Viewers who tuned in to Bob Vila’s last installment of Home Again on CBS saw the master do-it-yourselfer show how to install “sidewall shingle” on the back of a “modern Colonial” house his staff was busy working on.
But some well-heeled New Yorkers got a peek at something rather less provincial this week: the home guru’s own 14th-floor apartment in Tribeca’s Franklin Tower, which just went on the market-for $5.25 million.
Now that’s home improvement: Mr. Vila took over the already-prime real estate just two years ago. And while it’s not as extravagant as Mariah Carey’s triplex penthouse directly above, Mr. Vila paid just $3.386 million for the place, so he stands to make a substantial profit.
Mr. Vila, whose primary residence is within the rather more tweed-and-flannel confines of Cambridge, Mass., is giving up a Manhattan place that boasts four bedrooms, four and a half bathrooms, and a corner living room that measures close to 800 square feet. The Home Again star didn’t return calls from The Observer asking whether he would still be meeting for business lunches at downtown hot spots.
Mr. Vila’s apartment is no Victorian revival, either. The walls are festooned with contemporary art (Pop and minimalist, from the looks of it); the master bedroom has an Asian-style bed that rests a foot off the floor, its wide frame lined with a dark, velvety material. The master bathroom contains an old-fashioned free-standing tub and a weathered wooden chest.
In the formal dining room, Mr. Vila created an interesting effect by standing two stained-glass window fixtures about a foot in front of large, clear windows-thereby retaining the natural sunlight while backlighting the colored glass.
Other amenities in the apartment include a wood-burning fireplace (that “modern Colonial” is getting the gas-burning variety), Sub-Zero appliances, a wood-paneled private dressing room, and a seemingly endless supply of Bob Vila do-it-yourself books.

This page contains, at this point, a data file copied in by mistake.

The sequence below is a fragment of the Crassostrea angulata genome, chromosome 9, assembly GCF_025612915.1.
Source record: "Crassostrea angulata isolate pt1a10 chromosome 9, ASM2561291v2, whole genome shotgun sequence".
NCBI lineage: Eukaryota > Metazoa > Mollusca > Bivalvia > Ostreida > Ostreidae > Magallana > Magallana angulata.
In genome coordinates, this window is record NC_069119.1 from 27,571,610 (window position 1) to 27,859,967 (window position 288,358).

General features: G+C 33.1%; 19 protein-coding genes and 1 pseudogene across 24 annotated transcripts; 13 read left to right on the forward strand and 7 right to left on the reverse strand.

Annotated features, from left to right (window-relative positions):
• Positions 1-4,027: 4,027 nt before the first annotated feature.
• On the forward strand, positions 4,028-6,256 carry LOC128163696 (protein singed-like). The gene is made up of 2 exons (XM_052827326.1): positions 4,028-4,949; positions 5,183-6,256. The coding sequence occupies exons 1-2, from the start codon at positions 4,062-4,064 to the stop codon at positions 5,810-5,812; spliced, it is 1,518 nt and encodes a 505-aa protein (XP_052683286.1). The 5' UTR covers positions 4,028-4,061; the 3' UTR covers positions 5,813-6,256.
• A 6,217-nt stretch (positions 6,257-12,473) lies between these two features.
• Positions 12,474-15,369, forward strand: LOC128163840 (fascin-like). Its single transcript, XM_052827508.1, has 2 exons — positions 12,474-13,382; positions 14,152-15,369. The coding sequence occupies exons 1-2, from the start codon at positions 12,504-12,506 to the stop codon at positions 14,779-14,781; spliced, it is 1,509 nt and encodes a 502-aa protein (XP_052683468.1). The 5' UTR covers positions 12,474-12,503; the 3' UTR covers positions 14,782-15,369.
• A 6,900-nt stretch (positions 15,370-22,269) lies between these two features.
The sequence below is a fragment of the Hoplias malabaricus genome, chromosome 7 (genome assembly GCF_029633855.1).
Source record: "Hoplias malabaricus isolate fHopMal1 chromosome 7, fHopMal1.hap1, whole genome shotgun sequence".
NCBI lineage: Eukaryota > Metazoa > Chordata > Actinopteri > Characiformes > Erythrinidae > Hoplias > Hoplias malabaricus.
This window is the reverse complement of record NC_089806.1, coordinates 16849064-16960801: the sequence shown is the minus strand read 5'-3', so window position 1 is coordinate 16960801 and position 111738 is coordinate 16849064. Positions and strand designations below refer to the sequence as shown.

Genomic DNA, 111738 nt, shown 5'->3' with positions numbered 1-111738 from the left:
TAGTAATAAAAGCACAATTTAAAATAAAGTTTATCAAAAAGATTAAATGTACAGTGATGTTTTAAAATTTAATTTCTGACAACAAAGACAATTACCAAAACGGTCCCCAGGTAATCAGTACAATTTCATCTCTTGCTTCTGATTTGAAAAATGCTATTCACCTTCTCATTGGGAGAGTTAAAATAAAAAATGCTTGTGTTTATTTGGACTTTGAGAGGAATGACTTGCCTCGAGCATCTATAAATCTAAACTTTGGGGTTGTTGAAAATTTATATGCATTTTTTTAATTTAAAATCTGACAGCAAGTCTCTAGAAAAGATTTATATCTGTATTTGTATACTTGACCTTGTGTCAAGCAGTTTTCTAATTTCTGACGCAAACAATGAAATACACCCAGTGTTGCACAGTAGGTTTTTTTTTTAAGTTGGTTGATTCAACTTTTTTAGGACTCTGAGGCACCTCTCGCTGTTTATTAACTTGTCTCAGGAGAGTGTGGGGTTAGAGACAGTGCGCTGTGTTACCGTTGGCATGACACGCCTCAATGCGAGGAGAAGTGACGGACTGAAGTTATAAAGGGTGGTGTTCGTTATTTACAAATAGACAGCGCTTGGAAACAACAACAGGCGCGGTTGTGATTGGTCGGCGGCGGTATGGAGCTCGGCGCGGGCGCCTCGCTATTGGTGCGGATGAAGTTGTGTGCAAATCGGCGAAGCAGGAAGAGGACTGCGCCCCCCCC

Robert Browne of the Corcoran Group and Helene Luchnick of Insignia Douglas Elliman have the listing.
Bob Guccione’s East 67th Street mansion is going up for auction on Nov. 15, in an effort to get the $40 million Upper East Side place he calls home off his ailing company’s hands-fast.
“This is news to me, man!” a Penthouse spokesman told The Observer when asked about the deal, before attempting to reach Mr. Guccione. He was not available at press time.
“I’m just sick,” said a Penthouse veteran and Guccione confidante, reacting to news of the auction. “This is really upsetting. It’s too sad.”
The company has contracted Keen Consultants, a Long Island firm that specializes in auctioning bankrupt and cash-strapped companies’ real-estate assets, to sell the place. The principal of Keen Realty was on a plane and unavailable for comment.
Keen Consultants recently began working with Warren Buffet-to sell six shuttered Fruit of the Loom factories in Alabama and Kentucky-and has sold properties for Warnaco (which ran Calvin Klein and Ralph Lauren-Chaps outlets) and Cosmetics Plus. In the past, they’ve worked for Long John Silver, Caldor, Fayva Shoe, Herman’s Sporting Goods, Kmart and Merry-Go-Round.
Now they’re selling one of the largest private residences in New York-not to mention the headquarters of Mr. Guccione’s crumbling Penthouse empire.
Mr. Guccione put the house at 14-16 East 67th Street on the market for $40 million in April to help stanch the flow of dollars out of Penthouse ‘s purse. Its last listing price was down to $37 million.
The building’s 30-plus rooms stretch over six stories of a double-wide townhouse plot; the total 20,000 square feet includes a marble entry gallery with grand staircase, a ballroom with a hand-crafted wood ceiling, and a 35-foot-long Roman-style indoor pool straight out of Caligula in the basement.
Mr. Guccione bought the place in 1975 for $650,000, and spent until 1981 renovating it.
upper east side
520 East 90th Street (Gracie Gardens)
Two-bedroom, two-bathroom co-op.
Asking: $560,000. Selling: $525,000.
Maintenance: $1,491; 50 percent tax-deductible.
Time on the market: two weeks.